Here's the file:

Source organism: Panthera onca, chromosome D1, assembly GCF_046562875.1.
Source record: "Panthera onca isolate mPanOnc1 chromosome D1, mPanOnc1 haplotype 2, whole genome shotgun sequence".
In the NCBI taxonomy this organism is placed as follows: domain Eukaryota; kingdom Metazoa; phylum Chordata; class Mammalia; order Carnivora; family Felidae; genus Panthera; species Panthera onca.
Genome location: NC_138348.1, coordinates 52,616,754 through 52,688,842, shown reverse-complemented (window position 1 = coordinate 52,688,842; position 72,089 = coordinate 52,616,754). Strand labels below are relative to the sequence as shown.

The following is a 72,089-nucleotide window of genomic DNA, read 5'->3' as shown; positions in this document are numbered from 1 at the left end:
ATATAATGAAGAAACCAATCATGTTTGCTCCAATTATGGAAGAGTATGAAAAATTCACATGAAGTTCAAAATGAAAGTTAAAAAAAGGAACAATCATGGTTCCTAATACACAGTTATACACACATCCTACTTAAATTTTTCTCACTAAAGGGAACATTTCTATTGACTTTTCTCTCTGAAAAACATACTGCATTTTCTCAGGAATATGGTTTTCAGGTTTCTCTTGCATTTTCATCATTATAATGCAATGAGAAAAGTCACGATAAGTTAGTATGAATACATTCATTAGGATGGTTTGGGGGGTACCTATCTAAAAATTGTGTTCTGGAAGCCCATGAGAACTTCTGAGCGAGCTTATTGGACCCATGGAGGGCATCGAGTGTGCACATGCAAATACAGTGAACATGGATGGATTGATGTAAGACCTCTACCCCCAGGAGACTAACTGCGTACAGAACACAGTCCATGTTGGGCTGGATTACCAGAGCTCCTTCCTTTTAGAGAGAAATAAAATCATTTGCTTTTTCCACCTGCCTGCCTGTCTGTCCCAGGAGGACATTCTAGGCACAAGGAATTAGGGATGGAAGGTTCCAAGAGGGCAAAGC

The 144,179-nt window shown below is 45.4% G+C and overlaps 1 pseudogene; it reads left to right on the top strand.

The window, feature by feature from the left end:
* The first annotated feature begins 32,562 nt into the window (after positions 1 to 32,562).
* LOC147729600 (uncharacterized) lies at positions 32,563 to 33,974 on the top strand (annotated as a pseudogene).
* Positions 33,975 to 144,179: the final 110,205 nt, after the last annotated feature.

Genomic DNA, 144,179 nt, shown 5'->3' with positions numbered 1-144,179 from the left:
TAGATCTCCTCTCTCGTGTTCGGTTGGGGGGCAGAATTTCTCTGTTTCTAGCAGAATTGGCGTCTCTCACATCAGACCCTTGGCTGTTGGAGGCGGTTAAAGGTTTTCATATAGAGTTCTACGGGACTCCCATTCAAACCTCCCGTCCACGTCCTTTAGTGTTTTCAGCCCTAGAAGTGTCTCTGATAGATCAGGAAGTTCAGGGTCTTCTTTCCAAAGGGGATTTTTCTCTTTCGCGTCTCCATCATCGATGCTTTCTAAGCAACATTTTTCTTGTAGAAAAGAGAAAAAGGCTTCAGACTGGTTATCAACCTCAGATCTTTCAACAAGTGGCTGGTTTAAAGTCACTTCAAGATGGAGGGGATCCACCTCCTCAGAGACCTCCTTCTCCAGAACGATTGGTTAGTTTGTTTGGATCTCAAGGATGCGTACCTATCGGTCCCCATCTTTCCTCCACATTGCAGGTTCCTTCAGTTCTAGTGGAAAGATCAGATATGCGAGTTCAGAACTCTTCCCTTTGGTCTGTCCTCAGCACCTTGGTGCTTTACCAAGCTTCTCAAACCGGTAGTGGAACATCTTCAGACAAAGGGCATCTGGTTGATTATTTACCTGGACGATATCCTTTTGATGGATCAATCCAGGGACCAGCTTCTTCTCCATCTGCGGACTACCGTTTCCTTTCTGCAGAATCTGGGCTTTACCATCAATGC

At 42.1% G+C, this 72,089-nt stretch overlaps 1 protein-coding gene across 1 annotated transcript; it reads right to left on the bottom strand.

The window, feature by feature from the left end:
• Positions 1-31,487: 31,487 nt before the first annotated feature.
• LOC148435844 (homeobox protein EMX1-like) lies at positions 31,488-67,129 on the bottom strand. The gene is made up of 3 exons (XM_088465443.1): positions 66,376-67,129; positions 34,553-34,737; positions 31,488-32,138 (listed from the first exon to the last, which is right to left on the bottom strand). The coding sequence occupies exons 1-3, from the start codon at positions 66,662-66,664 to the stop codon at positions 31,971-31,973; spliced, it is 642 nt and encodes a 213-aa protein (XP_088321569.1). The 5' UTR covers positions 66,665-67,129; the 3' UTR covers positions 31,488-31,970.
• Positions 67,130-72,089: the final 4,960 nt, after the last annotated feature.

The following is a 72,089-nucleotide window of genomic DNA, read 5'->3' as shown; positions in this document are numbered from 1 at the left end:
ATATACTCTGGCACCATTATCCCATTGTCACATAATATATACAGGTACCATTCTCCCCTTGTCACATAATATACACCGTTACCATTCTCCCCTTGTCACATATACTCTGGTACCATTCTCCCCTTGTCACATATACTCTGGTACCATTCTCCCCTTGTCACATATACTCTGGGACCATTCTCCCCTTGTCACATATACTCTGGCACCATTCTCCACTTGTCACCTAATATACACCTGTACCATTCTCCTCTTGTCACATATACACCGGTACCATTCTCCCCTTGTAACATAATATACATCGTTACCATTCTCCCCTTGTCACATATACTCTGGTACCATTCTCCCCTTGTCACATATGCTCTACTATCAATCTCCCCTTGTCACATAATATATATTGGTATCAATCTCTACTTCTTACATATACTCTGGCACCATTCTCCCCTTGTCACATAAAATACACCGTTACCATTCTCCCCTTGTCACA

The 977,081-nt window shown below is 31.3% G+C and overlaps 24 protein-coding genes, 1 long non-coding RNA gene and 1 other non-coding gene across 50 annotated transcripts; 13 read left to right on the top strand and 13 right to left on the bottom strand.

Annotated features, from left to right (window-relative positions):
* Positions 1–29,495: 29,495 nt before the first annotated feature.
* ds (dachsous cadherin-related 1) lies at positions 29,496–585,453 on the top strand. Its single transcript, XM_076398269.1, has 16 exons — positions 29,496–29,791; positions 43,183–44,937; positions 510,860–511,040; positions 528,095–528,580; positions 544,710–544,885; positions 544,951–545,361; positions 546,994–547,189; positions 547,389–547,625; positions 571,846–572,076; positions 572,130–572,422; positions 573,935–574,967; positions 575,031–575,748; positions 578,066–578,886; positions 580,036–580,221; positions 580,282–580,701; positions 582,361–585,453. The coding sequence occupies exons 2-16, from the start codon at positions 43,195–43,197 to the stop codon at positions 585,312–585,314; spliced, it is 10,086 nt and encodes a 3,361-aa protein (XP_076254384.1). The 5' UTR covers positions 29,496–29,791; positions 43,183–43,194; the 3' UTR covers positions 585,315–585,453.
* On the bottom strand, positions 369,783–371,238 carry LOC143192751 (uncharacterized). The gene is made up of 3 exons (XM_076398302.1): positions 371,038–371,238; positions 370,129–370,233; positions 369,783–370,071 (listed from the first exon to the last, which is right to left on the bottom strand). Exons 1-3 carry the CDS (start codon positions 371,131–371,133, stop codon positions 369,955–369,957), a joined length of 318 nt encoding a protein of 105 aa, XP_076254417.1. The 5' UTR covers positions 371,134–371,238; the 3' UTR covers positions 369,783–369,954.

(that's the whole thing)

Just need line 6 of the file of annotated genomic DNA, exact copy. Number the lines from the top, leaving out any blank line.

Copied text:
ATATAATGAAGAAACCAATCATGTTTGCTCCAATTATGGAAGAGTATGAAAAATTCACATGAAGTTCAAAATGAAAGTTAAAAAAAGGAACAATCATGGTTCCTAATACACAGTTATACACACATCCTACTTAAATTTTTCTCACTAAAGGGAACATTTCTATTGACTTTTCTCTCTGAAAAACATACTGCATTTTCTCAGGAATATGGTTTTCAGGTTTCTCTTGCATTTTCATCATTATAATGCAATGAGAAAAGTCACGATAAGTTAGTATGAATACATTCATTAGGATGGTTTGGGGGGTACCTATCTAAAAATTGTGTTCTGGAAGCCCATGAGAACTTCTGAGCGAGCTTATTGGACCCATGGAGGGCATCGAGTGTGCACATGCAAATACAGTGAACATGGATGGATTGATGTAAGACCTCTACCCCCAGGAGACTAACTGCGTACAGAACACAGTCCATGTTGGGCTGGATTACCAGAGCTCCTTCCTTTTAGAGAGAAATAAAATCATTTGCTTTTTCCACCTGCCTGCCTGTCTGTCCCAGGAGGACATTCTAGGCACAAGGAATTAGGGATGGAAGGTTCCAAGAGGGCAAAGC